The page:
Image Credit: Chris Drake

Business Undergraduate Values Investing Internship

Jake Freedle is a junior business and math double-major at Walla Walla University. His summer has been an interesting dive into the world of finance — one he didn’t originally think he would be exploring in college. Freedle began college as an engineering major, sure he would use his analytical mind to solve complex technical problems. However, during his sophomore year, he decided he was more intrigued by the investment industry and switched to studying business and applied math. Now with a new career path before him, Freedle decided the sooner he jumped into the field, the better.

Freedle looked to intern at Buckley Investment Group LLC, an investment consulting and financial planning firm in Walla Walla. He had enjoyed working with the firm as a client and thought they would provide a great learning space. He said, “I scheduled a client meeting with them but didn’t tell them I wanted to work there. I dressed up and brought my resume.”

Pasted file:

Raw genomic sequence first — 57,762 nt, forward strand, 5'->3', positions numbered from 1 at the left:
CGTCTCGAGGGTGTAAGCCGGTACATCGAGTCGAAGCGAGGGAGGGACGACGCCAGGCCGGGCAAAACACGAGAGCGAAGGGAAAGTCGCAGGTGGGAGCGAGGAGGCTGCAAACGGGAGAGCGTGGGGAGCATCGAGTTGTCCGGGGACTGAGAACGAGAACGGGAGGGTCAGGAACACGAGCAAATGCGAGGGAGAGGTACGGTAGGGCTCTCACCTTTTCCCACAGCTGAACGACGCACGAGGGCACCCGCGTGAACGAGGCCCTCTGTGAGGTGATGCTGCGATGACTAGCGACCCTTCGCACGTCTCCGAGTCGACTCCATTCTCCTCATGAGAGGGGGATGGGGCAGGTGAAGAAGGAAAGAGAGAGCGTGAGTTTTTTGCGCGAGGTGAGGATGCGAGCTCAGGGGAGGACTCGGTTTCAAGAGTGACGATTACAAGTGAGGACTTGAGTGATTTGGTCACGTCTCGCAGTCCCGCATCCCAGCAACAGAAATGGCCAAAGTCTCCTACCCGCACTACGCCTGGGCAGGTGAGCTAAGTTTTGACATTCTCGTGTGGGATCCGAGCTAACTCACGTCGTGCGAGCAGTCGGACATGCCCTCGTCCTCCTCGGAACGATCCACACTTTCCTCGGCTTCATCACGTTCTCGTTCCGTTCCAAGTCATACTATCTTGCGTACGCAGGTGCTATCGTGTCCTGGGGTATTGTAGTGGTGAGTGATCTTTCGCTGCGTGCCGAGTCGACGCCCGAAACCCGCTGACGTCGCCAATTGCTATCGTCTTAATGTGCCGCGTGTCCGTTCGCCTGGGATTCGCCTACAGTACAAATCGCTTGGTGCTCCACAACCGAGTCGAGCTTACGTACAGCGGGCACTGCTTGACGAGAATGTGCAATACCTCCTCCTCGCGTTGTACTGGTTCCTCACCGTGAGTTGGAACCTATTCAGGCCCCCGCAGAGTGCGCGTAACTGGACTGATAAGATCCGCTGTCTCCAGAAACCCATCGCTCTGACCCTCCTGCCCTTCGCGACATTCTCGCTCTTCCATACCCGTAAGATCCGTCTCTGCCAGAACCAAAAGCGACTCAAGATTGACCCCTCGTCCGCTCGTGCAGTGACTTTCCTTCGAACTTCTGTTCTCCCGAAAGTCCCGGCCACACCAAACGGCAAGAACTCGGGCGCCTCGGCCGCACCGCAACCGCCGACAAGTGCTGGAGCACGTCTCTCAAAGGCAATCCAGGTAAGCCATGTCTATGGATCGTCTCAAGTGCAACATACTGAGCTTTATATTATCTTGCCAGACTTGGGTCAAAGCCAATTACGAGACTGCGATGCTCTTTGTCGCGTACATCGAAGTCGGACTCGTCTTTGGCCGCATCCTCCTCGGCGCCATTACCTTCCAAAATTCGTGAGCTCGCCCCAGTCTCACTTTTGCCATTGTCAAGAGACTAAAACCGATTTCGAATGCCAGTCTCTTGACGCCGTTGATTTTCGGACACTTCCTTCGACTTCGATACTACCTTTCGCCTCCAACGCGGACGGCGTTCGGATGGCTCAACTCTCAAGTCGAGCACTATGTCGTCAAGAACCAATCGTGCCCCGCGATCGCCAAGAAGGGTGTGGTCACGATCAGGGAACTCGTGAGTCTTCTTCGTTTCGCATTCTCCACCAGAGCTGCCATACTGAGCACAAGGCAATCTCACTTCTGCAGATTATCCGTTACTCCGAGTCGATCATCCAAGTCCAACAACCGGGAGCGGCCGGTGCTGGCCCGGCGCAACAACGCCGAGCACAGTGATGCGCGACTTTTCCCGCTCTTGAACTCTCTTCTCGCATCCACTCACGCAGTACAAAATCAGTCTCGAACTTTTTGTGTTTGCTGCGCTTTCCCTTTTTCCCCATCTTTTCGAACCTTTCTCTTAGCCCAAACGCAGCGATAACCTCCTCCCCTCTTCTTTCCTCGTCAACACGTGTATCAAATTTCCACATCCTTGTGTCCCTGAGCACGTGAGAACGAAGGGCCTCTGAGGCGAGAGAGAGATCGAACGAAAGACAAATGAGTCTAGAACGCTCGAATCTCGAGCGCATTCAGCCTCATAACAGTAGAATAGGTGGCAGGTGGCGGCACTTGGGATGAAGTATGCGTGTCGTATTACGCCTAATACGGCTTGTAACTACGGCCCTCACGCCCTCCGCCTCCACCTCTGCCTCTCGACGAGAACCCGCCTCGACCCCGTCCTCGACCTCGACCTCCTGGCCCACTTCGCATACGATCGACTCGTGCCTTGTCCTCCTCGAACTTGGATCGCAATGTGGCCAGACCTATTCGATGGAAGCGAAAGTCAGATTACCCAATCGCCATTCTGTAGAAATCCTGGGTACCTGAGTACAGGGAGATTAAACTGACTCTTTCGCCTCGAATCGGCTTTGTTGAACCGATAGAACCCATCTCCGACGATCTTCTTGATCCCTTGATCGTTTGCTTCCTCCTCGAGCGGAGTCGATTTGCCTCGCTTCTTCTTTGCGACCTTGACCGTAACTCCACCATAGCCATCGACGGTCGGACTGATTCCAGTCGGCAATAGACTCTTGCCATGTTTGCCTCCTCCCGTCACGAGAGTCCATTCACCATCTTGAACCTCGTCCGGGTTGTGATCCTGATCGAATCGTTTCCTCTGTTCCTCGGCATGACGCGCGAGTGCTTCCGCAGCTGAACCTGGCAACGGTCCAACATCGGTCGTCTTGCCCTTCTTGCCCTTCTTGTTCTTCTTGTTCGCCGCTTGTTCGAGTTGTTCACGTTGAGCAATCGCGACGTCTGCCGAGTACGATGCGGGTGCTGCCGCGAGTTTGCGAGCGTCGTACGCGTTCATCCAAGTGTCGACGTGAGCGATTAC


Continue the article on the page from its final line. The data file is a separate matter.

His initiative paid off, and Freedle spent several weeks this summer working as a wealth management intern. He said, “I worked very closely with my manager on client meetings, asset allocation, rebalancing and portfolios. I was right there and got to participate in a lot of it.” Freedle was also given access to Bloomberg Terminal, a vital software used across the financial industry. “Being able to play around with that software was a huge asset. It's almost as useful as Excel,” said Freedle.

In the parts of the job that he couldn’t directly undertake, due to not holding certain licenses, he was still able to learn a lot through observation and participation. “I got to have conversations with my manager and give input that was actually listened to,” he explained.

While Freedle had never really considered wealth management as his first choice of career, working at the firm allowed him to learn more about investing and the language around it. Freedle says that being directly involved in discussions with both money managers and clients honed his interpersonal skills, ones he sees as a big asset for the road ahead.

“I'm looking for a career that requires me to have the analytical knowledge from the math background, but I want to have those client or people interactions at the very least.” For now, Freedle is hoping that career might be on Wall Street and eventually in venture capital. But with a strong mix of analytical and communication skills, the future is wide open. 

Featured in: November/December 2022